We would like to think that as civilization progress, we also evolve as better humans. But guess what, a human’s greed knows no bounds. In Indian society (and some other South Asian countries), the practice of giving and taking dowry still exists.
A dowry is a transfer of parental property, gifts, property or money upon the marriage of a daughter. Dowry contrasts with the related concepts of bride price and dower.
While bride price or bride service is a payment by the groom, or his family, to the bride, or her family, dowry is the wealth transferred from the bride, or her family, to the groom, or his family. Similarly, dower is the property settled on the bride herself, by the groom at the time of marriage, and which remains under her ownership and control.Source
Dowry custom has existed since ages. Dowries continue to be expected and demanded as a condition to accept a marriage proposal in some parts of the world, mainly in parts of Asia, Northern Africa especially in cultures that are strongly patrilineal. Dowries have long histories in Europe, South Asia, Africa and other parts of the world.
The Dowry Prohibition Act, 1961, defines dowry as the giving away of any property or “valuable security” by people “directly or indirectly” involved in a marriage or “by parents of either party” in connection to the alliance. This, however, does not include dower or mahr in which case the Muslim Personal Law (Shariat) applies to the people involved.
One would think that this concept would have no place in a time and age where we are so advanced with technology and scientific developments and where the gender divide is seen narrowing more and more with the rise of female literacy and education. This burden of dowry accumulation starts right from the birth of a girl child and is also the foremost reason for female infanticide. Parents spend all their life accumulating wealth, living a simple life, just so they can see off their daughter married happily to a family, whom they literally bribe with all their wealth to accept their daughter. It’s like buying a groom, only that sometimes the payment doesn’t stop with one time.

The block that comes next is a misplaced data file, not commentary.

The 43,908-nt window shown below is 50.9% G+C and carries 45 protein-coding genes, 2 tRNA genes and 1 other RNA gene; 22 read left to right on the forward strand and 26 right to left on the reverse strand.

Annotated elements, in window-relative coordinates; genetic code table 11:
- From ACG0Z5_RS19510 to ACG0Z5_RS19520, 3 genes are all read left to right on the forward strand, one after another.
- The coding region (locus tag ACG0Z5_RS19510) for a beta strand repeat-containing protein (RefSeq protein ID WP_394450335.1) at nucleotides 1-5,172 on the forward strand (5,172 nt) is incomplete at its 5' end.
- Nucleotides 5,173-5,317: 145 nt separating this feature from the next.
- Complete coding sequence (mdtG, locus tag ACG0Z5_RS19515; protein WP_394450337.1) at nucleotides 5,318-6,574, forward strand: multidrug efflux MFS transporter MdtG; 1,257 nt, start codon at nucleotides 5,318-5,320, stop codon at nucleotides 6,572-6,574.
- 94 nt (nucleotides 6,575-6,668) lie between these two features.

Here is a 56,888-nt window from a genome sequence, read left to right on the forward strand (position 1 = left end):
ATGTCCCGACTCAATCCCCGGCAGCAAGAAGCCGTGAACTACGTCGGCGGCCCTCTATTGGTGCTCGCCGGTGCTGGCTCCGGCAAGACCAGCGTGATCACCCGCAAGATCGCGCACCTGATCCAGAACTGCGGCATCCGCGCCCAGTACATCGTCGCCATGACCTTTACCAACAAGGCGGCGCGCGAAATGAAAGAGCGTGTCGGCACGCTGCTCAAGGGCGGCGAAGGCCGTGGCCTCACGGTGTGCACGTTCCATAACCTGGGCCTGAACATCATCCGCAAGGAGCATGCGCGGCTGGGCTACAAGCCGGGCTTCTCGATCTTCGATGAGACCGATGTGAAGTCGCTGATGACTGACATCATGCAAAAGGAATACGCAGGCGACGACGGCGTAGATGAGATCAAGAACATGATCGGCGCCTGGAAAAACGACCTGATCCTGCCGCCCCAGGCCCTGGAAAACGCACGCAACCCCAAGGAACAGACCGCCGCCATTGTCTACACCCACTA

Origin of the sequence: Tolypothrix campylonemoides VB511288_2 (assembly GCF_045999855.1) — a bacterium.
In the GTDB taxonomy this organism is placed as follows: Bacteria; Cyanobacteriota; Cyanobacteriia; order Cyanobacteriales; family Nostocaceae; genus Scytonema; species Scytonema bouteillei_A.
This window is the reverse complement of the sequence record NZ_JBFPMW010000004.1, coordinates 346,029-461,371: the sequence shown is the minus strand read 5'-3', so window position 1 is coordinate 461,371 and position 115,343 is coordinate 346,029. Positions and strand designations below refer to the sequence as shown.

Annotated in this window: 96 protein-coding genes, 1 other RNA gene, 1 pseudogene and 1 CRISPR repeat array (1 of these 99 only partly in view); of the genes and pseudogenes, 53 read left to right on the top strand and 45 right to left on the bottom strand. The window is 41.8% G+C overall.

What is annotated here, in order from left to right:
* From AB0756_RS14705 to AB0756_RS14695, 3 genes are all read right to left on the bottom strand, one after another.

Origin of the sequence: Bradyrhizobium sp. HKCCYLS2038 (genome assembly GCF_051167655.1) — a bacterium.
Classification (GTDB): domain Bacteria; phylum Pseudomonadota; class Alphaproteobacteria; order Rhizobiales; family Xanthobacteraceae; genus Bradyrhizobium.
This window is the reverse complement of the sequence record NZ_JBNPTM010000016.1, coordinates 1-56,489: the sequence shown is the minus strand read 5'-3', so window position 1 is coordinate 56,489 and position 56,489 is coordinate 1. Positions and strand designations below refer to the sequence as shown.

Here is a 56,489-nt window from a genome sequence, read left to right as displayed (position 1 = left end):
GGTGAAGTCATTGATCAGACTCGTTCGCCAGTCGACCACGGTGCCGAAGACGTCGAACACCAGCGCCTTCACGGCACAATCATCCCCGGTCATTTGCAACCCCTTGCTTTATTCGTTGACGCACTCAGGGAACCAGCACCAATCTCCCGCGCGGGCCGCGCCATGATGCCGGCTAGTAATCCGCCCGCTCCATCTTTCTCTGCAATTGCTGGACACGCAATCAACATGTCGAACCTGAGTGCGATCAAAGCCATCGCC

However, patriarchy doesn’t seem to end now or in near future, because not just the practice of dowry during weddings but also the harassment of a woman post marriage by the in-laws do not seem to die. We only hear more and more deaths instead of dowry demands being the issue. Harassment and deaths over dowry cut across class, financial, educational, and religious barriers. Cases of suicides and women being burnt or killed for this social menace are still making headlines.
In 2019, reported dowry death cases in India amounted to more than 7.1 thousand. This was a gradual decrease from 2014, in which this number was approximately 8.5 thousand.Source
With the statistics reporting one dowry death every hour, police point out that the nature of cases has become more disturbing and serious, often involving attacks on women who are victimized by the husband or the in-laws resulting in dowry deaths or suicides.
February alone two cases came to light because of the nature of deaths involved- suicide.
Rashika Agarwal, 25, fell to her death at her in-laws’ place in a posh locality in Kolkata. Her family alleged that she was tortured by her husband and others, and that they had given Rs 7 crore as dowry.
Ayesha Banu, 24, a resident of Ahmedabad, recorded a video message before she jumped into the Sabarmati river and ended her life. Ayesha said she was facing harassment for dowry from her husband.
If you know someone who is giving or taking dowry or wants to report any harassment or cases, please approach the police. There are bodies like National Commission for Women who can be contacted for help.